Health & Science

What to Know About DNA Home-Testing Kits

Consumer Reports looked at what to know before you swab your DNA

NBC Universal, Inc.

At-home DNA test kits like 23andMe have been around for years. In fact, according to a recent Consumer Reports survey, about 20% of Americans have taken a genetic test, many in the hopes of finding answers about their family origins or potential health problems.

But, as CR explains, although you might take the test for fun, the results can be serious.

Though some of these tests can help determine if you’re likely to develop diseases such as breast cancer or Alzheimer’s, they could also give you a false sense of relief — or fear.

While a positive result can mean you have a higher risk of a certain disease, a negative result doesn’t necessarily mean you’re out of the woods -- there could be other variants that can cause that disease that are not detected by the test.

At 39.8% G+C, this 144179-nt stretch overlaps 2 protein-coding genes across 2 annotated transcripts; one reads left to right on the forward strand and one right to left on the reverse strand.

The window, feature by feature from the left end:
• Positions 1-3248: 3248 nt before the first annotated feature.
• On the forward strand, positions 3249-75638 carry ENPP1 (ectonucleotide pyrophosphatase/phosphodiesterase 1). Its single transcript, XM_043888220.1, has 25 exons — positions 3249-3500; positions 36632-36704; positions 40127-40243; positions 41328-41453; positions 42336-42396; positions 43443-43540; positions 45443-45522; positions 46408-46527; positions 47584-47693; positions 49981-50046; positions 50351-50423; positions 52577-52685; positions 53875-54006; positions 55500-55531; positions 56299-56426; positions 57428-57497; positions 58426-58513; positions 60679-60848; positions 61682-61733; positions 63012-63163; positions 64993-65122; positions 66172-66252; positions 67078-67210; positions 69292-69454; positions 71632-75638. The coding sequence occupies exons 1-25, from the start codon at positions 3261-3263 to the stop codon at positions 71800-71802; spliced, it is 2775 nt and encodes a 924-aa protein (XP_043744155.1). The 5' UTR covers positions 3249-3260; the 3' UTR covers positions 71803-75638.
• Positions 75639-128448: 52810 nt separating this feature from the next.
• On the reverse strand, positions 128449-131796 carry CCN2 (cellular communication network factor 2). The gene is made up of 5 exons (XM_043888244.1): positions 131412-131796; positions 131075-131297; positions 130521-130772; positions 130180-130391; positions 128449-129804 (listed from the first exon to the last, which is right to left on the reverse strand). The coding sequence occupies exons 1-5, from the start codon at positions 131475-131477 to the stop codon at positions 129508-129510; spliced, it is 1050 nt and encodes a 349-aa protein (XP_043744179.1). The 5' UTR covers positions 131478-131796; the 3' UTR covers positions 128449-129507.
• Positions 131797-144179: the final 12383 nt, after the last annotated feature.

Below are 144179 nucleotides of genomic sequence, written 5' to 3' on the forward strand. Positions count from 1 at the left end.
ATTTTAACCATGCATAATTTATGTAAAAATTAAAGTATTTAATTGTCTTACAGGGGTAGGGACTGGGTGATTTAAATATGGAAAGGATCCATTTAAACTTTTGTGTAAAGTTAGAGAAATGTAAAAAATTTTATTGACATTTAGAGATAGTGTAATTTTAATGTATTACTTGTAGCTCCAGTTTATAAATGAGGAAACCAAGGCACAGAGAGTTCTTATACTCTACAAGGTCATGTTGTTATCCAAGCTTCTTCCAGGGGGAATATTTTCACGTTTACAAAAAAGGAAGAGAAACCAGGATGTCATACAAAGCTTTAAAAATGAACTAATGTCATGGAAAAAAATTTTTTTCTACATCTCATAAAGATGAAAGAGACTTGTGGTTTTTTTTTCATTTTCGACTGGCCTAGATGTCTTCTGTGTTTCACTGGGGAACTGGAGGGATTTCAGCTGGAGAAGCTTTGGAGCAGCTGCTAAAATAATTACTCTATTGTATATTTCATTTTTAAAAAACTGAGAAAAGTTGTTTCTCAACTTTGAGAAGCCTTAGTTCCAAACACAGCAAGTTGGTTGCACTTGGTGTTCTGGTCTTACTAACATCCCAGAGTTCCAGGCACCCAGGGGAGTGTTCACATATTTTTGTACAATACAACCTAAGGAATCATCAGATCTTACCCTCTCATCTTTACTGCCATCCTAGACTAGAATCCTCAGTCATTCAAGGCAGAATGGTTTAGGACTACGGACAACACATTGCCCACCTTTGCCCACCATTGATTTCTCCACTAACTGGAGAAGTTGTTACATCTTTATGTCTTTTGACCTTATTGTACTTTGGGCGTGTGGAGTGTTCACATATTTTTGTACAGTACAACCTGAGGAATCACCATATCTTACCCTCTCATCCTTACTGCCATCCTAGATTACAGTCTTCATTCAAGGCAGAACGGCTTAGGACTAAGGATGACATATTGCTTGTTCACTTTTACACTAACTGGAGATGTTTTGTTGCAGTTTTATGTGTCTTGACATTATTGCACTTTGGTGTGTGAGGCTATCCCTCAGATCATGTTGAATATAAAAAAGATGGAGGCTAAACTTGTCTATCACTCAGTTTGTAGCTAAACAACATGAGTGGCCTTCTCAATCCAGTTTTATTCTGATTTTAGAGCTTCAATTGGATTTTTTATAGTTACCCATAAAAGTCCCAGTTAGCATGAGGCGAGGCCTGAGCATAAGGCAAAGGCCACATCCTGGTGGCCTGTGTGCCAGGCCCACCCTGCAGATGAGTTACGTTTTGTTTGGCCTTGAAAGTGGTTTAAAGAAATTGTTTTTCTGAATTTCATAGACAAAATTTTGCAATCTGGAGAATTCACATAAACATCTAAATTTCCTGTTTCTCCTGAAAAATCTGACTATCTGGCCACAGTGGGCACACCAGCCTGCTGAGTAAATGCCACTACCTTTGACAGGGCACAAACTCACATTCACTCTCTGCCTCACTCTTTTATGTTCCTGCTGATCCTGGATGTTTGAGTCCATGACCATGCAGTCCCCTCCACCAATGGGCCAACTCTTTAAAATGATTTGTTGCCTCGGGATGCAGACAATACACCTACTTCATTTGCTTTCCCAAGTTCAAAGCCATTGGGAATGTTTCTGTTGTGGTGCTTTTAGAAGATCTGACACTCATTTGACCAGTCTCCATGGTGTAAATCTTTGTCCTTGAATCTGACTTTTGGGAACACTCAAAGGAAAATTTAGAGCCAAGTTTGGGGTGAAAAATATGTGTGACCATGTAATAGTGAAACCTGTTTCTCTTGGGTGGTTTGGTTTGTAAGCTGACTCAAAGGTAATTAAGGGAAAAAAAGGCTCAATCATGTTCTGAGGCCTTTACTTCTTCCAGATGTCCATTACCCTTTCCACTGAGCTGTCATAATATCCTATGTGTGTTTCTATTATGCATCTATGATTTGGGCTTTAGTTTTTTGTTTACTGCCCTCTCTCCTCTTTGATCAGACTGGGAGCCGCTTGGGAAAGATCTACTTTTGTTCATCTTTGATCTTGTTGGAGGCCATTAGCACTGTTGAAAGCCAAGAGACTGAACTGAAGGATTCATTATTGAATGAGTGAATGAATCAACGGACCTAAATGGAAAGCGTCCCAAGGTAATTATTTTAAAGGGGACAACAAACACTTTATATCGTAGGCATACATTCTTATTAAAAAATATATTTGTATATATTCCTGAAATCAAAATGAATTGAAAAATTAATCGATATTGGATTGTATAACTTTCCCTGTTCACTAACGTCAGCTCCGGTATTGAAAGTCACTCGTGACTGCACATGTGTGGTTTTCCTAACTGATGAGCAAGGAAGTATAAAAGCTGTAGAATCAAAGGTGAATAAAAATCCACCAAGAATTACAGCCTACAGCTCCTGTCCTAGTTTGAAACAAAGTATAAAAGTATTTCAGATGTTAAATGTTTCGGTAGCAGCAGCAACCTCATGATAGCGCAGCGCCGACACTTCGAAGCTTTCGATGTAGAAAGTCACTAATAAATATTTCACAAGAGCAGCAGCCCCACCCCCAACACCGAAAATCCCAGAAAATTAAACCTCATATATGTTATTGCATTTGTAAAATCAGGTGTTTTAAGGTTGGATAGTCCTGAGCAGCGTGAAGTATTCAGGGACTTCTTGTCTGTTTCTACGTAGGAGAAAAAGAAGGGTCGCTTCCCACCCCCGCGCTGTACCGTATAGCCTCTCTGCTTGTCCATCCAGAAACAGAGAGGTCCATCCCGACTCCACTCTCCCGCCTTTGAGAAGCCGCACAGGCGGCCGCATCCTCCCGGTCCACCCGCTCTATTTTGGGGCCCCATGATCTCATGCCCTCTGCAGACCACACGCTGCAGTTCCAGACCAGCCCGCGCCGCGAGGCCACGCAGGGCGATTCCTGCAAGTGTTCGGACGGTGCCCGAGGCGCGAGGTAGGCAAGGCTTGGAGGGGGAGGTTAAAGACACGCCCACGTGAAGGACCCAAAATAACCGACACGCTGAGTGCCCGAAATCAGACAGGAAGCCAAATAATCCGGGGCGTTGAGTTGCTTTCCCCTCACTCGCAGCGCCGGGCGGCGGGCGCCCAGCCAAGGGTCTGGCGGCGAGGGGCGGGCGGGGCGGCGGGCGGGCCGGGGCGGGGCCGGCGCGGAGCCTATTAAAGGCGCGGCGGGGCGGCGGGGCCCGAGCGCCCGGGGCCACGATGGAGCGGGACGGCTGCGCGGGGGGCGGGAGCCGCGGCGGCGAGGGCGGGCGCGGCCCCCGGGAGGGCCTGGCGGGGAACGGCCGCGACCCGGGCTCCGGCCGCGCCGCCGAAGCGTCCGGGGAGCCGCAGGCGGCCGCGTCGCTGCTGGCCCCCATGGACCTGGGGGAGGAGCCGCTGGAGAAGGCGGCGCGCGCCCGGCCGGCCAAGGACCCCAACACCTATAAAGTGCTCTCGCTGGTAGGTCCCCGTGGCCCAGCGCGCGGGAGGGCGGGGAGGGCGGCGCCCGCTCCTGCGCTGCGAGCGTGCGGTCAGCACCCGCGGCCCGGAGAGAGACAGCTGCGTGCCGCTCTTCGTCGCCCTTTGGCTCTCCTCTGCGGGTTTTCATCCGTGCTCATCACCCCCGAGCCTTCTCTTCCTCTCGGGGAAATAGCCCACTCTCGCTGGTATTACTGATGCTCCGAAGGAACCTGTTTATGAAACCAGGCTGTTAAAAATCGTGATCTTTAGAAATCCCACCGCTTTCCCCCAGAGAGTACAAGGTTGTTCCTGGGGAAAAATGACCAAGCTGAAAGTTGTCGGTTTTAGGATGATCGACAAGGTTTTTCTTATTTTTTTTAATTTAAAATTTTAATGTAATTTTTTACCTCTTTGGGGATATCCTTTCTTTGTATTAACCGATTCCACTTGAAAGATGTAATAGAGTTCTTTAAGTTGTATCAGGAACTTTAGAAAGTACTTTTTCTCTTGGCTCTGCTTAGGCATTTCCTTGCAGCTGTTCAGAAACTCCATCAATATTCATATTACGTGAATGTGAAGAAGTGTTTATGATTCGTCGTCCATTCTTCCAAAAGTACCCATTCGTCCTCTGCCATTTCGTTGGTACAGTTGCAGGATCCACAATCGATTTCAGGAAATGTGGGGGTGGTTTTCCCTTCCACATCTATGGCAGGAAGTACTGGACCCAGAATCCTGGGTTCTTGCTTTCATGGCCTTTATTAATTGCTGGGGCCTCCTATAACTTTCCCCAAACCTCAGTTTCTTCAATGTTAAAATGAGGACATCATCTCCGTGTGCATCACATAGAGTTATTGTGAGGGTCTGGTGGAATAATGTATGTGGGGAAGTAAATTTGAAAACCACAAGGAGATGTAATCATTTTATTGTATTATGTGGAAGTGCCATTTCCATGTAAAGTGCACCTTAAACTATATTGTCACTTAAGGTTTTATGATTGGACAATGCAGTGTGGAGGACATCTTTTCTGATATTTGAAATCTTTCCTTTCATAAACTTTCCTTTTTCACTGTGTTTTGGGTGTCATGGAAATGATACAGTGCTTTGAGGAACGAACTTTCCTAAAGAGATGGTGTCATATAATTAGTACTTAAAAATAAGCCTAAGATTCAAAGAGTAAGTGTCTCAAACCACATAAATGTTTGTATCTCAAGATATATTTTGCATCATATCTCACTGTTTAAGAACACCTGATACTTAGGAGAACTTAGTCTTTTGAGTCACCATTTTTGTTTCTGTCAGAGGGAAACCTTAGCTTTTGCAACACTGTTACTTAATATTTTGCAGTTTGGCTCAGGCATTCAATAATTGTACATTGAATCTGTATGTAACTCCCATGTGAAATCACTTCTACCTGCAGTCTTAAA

23andMe officials said it clearly explains test limitations to users.

While DIY DNA tests can be helpful, some may find the results confusing, misleading or upsetting.

In the CR survey, about 10% of people who used the tests said their reports contained unsettling information, including news that someone thought to be a biological relative wasn’t actually related at all.  

If you think the kits are going to give you a complete picture of your ancestry and your health, you may be disappointed, and there's also the possibility that it could reveal information you may not even want to know about your family.

Bottom line: A DIY DNA test kit might be right for you as long as you understand what your results may or may not signify.

Consumer Reports would also like to remind people that there are very few laws that regulate what a company can do with your genetic data once they receive it, so it could be sold to a third party without you ever knowing about it.

Contact Us